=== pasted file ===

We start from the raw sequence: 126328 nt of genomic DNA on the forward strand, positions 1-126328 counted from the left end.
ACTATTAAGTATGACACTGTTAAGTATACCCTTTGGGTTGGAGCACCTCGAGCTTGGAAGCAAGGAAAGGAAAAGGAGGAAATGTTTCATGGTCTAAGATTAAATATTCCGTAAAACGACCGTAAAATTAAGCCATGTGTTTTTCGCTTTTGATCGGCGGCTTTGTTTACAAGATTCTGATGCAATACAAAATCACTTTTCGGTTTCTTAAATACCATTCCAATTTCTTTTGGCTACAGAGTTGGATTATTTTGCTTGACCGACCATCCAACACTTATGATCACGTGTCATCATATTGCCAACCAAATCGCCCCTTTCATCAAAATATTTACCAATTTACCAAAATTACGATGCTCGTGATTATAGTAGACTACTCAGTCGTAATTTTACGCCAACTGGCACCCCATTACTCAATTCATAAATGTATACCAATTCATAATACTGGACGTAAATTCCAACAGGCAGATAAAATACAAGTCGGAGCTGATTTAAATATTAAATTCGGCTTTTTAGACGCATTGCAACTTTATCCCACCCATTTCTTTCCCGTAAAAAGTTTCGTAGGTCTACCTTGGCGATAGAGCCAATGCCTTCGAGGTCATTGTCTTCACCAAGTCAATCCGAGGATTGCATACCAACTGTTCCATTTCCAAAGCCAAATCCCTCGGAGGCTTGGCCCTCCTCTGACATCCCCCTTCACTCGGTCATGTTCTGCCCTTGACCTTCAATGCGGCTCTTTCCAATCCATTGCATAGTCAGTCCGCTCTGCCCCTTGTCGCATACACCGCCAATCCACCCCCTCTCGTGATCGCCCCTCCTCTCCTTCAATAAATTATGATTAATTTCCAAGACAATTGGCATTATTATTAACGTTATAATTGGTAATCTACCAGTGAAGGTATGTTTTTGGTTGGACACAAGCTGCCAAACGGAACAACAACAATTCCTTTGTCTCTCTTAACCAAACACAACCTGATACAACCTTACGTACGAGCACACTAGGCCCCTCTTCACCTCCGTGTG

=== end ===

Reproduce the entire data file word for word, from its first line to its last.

We start from the raw sequence: 126328 nt of genomic DNA on the forward strand, positions 1-126328 counted from the left end.
ACTATTAAGTATGACACTGTTAAGTATACCCTTTGGGTTGGAGCACCTCGAGCTTGGAAGCAAGGAAAGGAAAAGGAGGAAATGTTTCATGGTCTAAGATTAAATATTCCGTAAAACGACCGTAAAATTAAGCCATGTGTTTTTCGCTTTTGATCGGCGGCTTTGTTTACAAGATTCTGATGCAATACAAAATCACTTTTCGGTTTCTTAAATACCATTCCAATTTCTTTTGGCTACAGAGTTGGATTATTTTGCTTGACCGACCATCCAACACTTATGATCACGTGTCATCATATTGCCAACCAAATCGCCCCTTTCATCAAAATATTTACCAATTTACCAAAATTACGATGCTCGTGATTATAGTAGACTACTCAGTCGTAATTTTACGCCAACTGGCACCCCATTACTCAATTCATAAATGTATACCAATTCATAATACTGGACGTAAATTCCAACAGGCAGATAAAATACAAGTCGGAGCTGATTTAAATATTAAATTCGGCTTTTTAGACGCATTGCAACTTTATCCCACCCATTTCTTTCCCGTAAAAAGTTTCGTAGGTCTACCTTGGCGATAGAGCCAATGCCTTCGAGGTCATTGTCTTCACCAAGTCAATCCGAGGATTGCATACCAACTGTTCCATTTCCAAAGCCAAATCCCTCGGAGGCTTGGCCCTCCTCTGACATCCCCCTTCACTCGGTCATGTTCTGCCCTTGACCTTCAATGCGGCTCTTTCCAATCCATTGCATAGTCAGTCCGCTCTGCCCCTTGTCGCATACACCGCCAATCCACCCCCTCTCGTGATCGCCCCTCCTCTCCTTCAATAAATTATGATTAATTTCCAAGACAATTGGCATTATTATTAACGTTATAATTGGTAATCTACCAGTGAAGGTATGTTTTTGGTTGGACACAAGCTGCCAAACGGAACAACAACAATTCCTTTGTCTCTCTTAACCAAACACAACCTGATACAACCTTACGTACGAGCACACTAGGCCCCTCTTCACCTCCGTGTG